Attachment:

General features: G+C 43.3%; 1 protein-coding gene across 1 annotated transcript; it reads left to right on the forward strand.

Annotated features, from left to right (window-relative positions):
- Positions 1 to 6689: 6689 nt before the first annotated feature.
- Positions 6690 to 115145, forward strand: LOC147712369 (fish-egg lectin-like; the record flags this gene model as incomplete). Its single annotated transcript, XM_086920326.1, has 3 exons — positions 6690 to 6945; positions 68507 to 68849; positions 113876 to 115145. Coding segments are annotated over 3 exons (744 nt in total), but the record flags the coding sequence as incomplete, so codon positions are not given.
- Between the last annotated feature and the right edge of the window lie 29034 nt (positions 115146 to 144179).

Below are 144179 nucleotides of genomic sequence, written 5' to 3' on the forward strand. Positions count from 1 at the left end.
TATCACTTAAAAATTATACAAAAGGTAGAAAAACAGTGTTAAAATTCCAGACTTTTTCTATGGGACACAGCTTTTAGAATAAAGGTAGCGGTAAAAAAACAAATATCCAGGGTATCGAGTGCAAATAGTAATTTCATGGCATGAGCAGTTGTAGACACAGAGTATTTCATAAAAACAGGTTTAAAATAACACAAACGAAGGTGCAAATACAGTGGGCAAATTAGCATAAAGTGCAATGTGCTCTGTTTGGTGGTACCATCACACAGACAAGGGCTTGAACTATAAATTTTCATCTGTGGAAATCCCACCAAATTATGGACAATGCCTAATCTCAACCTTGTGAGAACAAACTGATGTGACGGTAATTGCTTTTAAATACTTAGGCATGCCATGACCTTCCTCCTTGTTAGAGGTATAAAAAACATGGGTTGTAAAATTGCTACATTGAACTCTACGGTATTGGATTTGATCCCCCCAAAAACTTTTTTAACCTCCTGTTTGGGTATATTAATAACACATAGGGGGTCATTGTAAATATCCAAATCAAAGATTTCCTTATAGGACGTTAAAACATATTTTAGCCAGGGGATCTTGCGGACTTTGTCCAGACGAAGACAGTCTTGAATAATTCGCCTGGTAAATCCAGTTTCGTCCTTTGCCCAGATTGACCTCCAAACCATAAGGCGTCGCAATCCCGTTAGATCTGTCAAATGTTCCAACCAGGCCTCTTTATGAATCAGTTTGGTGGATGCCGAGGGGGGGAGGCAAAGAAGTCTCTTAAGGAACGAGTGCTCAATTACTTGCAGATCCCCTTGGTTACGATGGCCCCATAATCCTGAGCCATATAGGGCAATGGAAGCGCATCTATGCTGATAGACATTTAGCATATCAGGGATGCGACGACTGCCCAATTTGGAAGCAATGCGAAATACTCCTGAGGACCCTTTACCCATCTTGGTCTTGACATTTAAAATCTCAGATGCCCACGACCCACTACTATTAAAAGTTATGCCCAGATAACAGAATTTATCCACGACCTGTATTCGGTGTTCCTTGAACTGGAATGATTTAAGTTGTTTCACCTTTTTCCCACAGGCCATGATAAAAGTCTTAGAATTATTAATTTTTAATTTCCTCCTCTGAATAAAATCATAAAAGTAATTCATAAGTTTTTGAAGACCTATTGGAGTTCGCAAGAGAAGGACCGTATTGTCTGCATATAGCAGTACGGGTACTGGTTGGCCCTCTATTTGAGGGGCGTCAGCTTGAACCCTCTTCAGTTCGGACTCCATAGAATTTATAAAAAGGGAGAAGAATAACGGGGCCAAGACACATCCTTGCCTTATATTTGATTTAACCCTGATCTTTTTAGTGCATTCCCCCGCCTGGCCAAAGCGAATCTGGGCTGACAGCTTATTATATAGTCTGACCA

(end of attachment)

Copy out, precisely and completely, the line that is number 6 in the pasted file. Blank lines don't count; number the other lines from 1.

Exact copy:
Below are 144179 nucleotides of genomic sequence, written 5' to 3' on the forward strand. Positions count from 1 at the left end.